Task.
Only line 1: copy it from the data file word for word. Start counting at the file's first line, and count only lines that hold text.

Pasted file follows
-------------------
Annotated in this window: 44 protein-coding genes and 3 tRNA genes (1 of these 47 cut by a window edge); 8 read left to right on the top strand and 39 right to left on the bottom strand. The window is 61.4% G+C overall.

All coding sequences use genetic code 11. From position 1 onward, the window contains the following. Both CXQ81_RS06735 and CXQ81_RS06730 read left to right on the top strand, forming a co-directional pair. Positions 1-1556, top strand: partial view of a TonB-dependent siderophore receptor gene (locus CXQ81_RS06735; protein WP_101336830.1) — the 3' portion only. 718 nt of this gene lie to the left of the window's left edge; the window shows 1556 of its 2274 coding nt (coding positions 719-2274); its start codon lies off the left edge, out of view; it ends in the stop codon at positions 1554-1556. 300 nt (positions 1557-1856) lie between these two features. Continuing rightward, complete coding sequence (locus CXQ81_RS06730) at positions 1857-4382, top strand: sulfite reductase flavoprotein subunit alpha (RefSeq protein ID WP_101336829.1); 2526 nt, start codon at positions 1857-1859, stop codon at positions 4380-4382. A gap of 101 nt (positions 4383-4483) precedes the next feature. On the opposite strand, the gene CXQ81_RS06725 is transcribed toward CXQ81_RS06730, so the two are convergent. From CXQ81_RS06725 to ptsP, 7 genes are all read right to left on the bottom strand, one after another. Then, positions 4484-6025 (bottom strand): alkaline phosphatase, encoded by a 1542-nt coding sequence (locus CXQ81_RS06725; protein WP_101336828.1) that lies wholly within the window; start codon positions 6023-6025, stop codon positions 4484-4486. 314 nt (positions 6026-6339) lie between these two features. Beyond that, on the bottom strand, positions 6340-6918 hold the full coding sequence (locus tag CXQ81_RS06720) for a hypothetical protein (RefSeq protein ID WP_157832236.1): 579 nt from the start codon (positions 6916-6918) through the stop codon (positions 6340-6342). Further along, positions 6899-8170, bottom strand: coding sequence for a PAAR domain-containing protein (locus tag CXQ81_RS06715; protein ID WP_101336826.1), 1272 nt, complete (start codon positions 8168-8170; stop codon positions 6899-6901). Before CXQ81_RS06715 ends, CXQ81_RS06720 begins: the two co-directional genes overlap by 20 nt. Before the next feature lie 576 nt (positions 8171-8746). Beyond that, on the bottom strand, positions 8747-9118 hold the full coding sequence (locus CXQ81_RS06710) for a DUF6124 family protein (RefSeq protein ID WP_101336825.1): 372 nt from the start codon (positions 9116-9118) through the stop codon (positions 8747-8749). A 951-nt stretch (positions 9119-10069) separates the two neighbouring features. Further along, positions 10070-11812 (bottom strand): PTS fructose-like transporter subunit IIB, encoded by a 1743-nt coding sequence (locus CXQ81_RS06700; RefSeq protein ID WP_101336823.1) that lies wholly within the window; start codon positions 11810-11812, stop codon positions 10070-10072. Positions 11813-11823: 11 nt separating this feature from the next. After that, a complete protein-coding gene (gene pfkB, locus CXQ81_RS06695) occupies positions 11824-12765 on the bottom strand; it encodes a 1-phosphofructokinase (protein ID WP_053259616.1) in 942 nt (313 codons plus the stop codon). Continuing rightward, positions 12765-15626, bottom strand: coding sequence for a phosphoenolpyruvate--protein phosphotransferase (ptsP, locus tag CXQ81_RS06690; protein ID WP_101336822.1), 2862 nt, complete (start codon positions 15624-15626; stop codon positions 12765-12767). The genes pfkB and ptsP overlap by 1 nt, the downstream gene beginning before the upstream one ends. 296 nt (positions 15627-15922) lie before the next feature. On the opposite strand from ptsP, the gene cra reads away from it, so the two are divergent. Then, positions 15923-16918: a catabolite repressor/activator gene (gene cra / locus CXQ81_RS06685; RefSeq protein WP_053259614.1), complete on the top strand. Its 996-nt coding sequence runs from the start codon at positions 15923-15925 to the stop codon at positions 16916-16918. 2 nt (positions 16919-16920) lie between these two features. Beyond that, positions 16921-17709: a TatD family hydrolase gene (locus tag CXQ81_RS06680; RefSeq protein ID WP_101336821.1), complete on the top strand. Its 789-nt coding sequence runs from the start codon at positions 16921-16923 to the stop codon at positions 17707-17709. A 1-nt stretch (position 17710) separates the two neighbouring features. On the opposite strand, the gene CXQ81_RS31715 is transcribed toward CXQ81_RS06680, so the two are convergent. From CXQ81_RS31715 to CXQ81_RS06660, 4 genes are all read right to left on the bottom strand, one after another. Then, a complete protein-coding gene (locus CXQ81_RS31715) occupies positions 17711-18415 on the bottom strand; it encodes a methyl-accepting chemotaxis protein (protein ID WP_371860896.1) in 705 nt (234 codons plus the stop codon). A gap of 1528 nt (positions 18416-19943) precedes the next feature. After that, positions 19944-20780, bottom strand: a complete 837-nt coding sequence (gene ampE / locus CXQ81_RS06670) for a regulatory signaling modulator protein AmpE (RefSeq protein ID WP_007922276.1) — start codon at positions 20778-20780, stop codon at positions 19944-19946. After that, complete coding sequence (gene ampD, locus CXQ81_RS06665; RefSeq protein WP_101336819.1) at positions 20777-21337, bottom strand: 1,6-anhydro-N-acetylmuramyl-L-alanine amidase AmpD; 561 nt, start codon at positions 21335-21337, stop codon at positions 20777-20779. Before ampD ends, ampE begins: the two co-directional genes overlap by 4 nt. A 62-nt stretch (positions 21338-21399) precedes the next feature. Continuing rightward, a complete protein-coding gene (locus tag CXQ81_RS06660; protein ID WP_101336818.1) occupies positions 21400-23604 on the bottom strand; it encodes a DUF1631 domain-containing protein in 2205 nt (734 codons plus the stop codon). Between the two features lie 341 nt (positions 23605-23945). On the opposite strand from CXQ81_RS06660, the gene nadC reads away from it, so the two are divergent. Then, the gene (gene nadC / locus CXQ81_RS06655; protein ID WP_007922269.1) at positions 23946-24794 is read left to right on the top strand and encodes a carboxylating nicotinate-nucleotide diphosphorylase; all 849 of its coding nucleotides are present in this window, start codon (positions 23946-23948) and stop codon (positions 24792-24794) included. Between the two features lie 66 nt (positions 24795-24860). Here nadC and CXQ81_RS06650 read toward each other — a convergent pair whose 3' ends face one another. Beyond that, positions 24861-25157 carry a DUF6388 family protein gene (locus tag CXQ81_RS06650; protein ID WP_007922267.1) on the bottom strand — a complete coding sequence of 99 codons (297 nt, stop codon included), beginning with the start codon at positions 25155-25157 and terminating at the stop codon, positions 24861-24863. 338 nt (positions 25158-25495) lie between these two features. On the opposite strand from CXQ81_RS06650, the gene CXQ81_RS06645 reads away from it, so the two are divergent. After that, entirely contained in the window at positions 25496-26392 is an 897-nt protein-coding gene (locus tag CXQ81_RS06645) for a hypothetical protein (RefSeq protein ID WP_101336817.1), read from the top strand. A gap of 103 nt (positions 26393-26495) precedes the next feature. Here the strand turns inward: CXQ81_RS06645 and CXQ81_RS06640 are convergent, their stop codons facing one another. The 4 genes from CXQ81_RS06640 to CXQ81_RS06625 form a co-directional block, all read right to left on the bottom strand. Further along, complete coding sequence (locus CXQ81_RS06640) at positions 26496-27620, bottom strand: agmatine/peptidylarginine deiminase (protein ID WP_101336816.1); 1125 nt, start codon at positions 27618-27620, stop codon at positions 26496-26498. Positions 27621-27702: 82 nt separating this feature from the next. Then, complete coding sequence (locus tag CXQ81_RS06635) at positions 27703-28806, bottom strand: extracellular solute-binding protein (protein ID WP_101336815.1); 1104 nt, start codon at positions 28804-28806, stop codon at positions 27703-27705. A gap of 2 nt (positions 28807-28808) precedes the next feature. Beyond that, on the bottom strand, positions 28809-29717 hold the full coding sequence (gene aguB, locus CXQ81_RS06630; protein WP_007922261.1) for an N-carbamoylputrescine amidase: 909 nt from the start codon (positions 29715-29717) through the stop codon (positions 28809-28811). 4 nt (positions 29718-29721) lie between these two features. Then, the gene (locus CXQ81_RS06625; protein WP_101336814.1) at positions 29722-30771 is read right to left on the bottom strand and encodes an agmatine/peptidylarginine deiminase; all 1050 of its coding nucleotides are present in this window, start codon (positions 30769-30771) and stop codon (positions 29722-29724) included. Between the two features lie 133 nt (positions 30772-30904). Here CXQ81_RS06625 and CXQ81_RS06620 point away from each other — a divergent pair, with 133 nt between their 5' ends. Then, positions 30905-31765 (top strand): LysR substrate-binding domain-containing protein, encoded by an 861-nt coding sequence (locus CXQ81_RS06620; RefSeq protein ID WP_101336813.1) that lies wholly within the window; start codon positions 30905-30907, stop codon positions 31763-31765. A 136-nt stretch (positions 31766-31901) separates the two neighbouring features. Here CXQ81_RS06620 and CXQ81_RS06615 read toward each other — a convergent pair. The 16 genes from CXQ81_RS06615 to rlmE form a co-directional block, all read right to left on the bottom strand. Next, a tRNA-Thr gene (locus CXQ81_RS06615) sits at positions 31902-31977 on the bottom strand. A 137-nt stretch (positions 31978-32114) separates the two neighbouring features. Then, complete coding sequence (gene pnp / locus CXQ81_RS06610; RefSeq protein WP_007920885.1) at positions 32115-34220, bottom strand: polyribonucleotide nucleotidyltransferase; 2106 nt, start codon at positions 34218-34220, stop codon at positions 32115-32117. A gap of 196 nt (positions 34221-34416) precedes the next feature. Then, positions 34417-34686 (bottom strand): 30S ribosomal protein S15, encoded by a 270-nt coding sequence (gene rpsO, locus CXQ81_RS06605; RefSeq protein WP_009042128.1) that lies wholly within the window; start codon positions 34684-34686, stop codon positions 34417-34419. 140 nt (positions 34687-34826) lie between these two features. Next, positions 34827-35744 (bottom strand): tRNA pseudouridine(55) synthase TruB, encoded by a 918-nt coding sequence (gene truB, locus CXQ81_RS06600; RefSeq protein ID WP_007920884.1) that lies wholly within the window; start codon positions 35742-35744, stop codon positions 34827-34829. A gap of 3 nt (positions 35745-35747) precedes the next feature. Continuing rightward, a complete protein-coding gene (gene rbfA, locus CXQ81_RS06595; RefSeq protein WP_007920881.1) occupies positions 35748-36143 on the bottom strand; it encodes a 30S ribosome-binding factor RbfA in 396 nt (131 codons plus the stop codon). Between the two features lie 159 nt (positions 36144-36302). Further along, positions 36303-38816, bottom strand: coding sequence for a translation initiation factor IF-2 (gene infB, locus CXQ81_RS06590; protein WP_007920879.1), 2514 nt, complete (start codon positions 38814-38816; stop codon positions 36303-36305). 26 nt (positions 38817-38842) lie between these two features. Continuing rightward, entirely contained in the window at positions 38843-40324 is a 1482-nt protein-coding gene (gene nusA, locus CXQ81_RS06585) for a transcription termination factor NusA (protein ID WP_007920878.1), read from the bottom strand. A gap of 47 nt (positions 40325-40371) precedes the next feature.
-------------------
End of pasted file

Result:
Annotated in this window: 44 protein-coding genes and 3 tRNA genes (1 of these 47 cut by a window edge); 8 read left to right on the top strand and 39 right to left on the bottom strand. The window is 61.4% G+C overall.